Developing a font is something very complex and requires a lot of expertise, attention to detail and talent. Serifs yes or no, the contrast of a font that has a big impact on the grey tone of a text and many other characteristics give letters a soul and give a text a certain look. This is why there are professional typographers out there, who produce fonts.
In autumn 2015, Adobe presented a new project in Adobe MAX: Adobe Project Faces. It looks like a font generation app, but see for yourself (for all non-Americans: Don’t worry, this is not a cult, but a product presentation in American style):
I have to admit: Adobe really put a lot of brain and effort into this and obviously worked with absolute typography-pros. Thumbs up! Many aspects of typography have been taken into account here. However, what about: the interplay of letters, the harmony of the copy as a whole and many details like ligatures for example. At the moment, I doubt if Project Face really comes in handy when producing fonts for a big amount of text. It might work for short texts, posters or headers though. If you ever produce a font in Adobe Project Face and want to use it for a big amount of text, please: test, test, test! That simply means: Go into Indesign, put a lot of placeholder text on a few pages and print them out.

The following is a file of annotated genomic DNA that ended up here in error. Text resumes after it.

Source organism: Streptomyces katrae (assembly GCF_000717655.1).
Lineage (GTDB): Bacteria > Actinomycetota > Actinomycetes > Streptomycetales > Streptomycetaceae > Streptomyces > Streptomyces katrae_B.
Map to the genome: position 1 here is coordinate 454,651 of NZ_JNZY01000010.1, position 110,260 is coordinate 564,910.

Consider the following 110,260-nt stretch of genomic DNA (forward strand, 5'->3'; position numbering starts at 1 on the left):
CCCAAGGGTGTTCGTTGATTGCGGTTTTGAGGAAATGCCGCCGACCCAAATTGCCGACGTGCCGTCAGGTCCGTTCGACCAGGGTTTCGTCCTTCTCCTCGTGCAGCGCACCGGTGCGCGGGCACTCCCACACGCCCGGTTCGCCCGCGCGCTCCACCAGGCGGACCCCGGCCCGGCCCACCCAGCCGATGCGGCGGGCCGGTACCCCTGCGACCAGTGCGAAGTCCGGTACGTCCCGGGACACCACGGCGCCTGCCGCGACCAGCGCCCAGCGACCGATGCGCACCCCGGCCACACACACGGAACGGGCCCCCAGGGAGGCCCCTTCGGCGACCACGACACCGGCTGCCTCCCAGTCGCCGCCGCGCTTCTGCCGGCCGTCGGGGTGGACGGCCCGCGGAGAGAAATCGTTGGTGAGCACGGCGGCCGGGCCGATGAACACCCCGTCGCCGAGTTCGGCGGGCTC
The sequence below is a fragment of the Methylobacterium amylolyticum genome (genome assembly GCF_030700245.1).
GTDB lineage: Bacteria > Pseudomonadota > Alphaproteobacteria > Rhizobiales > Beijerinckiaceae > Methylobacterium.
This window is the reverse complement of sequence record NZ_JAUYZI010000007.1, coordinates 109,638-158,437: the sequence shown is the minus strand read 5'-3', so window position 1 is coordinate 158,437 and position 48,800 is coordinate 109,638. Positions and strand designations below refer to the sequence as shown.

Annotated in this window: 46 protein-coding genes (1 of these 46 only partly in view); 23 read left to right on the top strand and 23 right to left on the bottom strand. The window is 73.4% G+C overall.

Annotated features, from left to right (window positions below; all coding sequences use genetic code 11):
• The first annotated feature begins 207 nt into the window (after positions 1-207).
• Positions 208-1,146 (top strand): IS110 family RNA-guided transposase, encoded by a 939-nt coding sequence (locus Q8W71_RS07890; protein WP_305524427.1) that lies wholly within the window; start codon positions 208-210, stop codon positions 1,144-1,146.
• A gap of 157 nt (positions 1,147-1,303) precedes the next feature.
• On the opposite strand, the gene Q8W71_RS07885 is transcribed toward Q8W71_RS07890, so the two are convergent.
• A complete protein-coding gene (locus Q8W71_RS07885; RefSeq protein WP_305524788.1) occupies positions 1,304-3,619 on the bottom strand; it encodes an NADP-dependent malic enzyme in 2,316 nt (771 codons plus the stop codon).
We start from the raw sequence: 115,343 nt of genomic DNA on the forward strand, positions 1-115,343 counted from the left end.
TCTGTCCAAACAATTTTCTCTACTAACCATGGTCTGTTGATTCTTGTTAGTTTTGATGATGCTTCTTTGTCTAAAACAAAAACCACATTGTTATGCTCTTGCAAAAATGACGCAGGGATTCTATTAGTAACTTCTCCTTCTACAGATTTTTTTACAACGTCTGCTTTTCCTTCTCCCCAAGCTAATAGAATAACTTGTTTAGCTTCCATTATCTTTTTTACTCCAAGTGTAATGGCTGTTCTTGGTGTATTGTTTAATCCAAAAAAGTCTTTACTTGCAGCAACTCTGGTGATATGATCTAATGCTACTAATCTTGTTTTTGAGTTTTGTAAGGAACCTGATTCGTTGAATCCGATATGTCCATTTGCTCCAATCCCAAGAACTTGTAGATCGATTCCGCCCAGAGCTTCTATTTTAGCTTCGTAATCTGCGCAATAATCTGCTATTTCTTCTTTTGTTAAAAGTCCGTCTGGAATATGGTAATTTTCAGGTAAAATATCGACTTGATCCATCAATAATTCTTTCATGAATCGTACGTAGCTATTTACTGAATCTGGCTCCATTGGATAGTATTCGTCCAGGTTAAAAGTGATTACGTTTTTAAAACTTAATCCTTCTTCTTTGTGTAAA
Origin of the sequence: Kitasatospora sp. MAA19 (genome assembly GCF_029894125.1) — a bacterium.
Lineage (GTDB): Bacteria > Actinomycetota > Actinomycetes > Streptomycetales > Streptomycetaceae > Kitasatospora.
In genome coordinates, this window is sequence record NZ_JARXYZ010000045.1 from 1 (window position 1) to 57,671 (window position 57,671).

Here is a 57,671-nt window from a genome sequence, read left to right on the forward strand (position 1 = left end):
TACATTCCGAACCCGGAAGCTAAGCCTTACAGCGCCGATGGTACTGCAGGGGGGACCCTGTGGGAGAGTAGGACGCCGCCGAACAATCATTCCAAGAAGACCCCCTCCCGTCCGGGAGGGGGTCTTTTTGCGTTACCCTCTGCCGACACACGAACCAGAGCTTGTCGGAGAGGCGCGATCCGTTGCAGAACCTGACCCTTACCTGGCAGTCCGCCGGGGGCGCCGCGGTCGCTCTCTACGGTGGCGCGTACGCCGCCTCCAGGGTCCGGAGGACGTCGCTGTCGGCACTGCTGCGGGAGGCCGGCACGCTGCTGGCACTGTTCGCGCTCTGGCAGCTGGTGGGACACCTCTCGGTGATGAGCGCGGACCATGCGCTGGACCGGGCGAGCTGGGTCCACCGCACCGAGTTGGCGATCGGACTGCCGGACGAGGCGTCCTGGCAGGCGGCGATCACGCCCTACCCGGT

If Project Faces becomes really popular and takes over in the future, the question comes up, if we will read less books and magazines because of a possibly impaired readability – if Project Face will be used for the main copy by designers who are not very familiar with typography (is Project Face targeted at them? Who knows.) A question, that might be answered not before many years have passed ....